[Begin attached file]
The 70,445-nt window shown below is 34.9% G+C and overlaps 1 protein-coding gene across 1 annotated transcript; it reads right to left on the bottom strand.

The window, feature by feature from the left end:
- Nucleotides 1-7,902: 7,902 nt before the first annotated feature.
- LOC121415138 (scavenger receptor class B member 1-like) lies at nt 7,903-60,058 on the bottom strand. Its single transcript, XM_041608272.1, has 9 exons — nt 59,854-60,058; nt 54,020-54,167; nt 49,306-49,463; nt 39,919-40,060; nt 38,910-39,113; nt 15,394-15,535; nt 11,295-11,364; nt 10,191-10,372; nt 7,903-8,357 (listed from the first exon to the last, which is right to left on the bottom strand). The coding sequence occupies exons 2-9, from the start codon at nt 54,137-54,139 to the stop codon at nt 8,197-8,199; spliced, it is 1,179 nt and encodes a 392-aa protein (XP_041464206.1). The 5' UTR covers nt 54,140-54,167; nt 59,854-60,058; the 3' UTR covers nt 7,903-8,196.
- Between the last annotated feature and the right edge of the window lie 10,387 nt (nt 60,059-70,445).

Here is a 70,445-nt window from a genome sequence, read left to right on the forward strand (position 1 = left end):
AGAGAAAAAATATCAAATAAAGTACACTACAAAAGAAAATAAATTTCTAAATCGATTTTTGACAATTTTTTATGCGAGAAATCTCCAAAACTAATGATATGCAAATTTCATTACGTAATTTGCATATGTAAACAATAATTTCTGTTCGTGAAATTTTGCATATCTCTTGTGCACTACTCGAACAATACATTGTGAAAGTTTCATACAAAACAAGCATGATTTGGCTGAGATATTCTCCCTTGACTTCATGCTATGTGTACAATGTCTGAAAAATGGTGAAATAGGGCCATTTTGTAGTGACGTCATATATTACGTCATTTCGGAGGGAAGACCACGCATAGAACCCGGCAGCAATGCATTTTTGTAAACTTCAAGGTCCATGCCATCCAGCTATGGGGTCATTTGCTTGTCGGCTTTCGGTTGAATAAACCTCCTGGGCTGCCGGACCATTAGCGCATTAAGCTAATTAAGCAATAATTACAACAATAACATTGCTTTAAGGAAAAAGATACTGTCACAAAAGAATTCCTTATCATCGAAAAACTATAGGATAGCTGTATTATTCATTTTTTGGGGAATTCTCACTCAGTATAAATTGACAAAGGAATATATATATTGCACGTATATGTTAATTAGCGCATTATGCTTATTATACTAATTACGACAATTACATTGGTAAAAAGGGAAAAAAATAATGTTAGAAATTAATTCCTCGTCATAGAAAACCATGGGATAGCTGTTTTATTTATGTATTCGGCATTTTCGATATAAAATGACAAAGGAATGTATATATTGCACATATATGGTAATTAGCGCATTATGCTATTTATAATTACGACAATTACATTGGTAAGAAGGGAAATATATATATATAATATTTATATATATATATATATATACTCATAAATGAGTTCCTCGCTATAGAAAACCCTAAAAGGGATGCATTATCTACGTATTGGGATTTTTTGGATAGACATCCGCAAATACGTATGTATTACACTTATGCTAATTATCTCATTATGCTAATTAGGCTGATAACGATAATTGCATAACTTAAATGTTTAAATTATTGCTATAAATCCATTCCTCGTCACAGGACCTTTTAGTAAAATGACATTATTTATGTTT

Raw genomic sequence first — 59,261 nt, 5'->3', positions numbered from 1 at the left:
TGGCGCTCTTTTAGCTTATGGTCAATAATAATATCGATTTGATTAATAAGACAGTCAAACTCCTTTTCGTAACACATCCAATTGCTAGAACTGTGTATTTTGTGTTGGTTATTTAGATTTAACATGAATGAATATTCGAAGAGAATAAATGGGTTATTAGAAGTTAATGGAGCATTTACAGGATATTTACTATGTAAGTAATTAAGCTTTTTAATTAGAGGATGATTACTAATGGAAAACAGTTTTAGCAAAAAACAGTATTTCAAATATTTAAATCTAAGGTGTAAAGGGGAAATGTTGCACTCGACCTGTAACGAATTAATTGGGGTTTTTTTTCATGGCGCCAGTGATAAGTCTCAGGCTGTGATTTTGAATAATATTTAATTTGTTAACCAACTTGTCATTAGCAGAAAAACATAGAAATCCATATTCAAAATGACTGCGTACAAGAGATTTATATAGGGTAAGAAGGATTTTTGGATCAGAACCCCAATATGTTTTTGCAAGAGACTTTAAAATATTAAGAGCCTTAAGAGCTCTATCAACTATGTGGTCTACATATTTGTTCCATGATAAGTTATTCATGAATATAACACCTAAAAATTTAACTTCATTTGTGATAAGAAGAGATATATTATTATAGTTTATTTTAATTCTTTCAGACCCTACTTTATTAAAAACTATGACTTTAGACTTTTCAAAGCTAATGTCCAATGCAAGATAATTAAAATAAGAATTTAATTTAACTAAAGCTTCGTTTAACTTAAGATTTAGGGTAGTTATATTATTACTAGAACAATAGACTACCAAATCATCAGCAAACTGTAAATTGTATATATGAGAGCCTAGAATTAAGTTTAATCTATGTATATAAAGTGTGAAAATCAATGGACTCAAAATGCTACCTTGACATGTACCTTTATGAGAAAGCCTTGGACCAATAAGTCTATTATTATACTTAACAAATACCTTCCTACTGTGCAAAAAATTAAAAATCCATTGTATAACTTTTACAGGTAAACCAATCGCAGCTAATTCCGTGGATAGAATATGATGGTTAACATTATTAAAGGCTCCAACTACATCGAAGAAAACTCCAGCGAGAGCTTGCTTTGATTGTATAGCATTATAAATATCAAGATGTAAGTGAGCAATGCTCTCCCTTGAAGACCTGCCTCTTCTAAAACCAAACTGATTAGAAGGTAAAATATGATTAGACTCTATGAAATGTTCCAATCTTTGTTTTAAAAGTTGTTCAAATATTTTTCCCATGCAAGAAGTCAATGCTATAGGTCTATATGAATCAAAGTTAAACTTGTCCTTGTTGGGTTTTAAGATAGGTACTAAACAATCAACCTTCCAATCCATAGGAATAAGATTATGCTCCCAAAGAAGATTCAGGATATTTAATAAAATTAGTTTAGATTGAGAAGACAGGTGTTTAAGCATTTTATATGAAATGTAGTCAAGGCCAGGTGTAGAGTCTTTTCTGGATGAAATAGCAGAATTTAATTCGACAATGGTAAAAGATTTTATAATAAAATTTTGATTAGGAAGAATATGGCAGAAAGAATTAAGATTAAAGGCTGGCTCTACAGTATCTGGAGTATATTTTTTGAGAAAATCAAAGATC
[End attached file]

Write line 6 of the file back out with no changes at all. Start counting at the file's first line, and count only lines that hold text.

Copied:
Here is a 70,445-nt window from a genome sequence, read left to right on the forward strand (position 1 = left end):